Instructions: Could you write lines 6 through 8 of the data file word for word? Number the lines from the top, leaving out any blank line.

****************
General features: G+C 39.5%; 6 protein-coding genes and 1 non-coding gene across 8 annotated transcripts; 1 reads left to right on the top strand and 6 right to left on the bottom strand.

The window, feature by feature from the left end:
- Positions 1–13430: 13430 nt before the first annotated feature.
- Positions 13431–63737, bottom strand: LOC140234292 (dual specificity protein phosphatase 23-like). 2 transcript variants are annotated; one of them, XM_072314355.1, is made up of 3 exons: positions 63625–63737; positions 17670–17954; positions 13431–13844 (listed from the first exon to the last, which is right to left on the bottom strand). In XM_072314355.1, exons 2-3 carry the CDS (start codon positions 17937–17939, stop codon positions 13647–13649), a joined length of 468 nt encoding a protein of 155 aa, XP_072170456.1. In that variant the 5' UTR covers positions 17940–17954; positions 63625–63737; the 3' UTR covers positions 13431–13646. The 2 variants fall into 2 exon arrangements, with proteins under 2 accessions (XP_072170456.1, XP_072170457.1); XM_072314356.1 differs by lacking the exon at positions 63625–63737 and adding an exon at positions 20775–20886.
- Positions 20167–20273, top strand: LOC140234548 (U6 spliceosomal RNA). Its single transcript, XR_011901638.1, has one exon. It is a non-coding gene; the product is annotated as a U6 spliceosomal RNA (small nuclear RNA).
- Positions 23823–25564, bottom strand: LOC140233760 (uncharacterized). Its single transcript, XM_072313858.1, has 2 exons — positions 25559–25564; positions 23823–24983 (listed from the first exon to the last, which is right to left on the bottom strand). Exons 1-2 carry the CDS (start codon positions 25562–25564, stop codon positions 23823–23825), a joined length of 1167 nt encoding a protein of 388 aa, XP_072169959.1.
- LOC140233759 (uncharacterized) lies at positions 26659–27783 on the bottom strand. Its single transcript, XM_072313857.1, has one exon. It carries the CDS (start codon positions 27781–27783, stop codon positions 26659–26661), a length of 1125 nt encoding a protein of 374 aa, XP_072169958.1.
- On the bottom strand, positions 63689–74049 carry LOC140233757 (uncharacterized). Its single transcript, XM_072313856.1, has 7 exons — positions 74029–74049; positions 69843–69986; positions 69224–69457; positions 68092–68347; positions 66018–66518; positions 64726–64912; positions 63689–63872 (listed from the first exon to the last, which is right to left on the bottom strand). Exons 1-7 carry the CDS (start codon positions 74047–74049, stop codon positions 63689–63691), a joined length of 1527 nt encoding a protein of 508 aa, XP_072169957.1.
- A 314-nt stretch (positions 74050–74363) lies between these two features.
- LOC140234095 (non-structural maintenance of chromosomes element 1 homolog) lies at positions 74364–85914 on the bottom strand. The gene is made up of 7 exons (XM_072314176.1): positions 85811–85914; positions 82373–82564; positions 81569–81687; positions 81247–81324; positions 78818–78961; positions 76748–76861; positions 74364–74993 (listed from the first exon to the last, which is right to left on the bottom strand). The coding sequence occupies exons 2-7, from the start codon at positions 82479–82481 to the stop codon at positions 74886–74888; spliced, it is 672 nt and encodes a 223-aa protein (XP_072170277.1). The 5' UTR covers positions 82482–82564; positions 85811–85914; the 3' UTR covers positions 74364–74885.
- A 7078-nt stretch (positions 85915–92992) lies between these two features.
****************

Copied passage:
- Positions 23823–25564, bottom strand: LOC140233760 (uncharacterized). Its single transcript, XM_072313858.1, has 2 exons — positions 25559–25564; positions 23823–24983 (listed from the first exon to the last, which is right to left on the bottom strand). Exons 1-2 carry the CDS (start codon positions 25562–25564, stop codon positions 23823–23825), a joined length of 1167 nt encoding a protein of 388 aa, XP_072169959.1.
- LOC140233759 (uncharacterized) lies at positions 26659–27783 on the bottom strand. Its single transcript, XM_072313857.1, has one exon. It carries the CDS (start codon positions 27781–27783, stop codon positions 26659–26661), a length of 1125 nt encoding a protein of 374 aa, XP_072169958.1.
- On the bottom strand, positions 63689–74049 carry LOC140233757 (uncharacterized). Its single transcript, XM_072313856.1, has 7 exons — positions 74029–74049; positions 69843–69986; positions 69224–69457; positions 68092–68347; positions 66018–66518; positions 64726–64912; positions 63689–63872 (listed from the first exon to the last, which is right to left on the bottom strand). Exons 1-7 carry the CDS (start codon positions 74047–74049, stop codon positions 63689–63691), a joined length of 1527 nt encoding a protein of 508 aa, XP_072169957.1.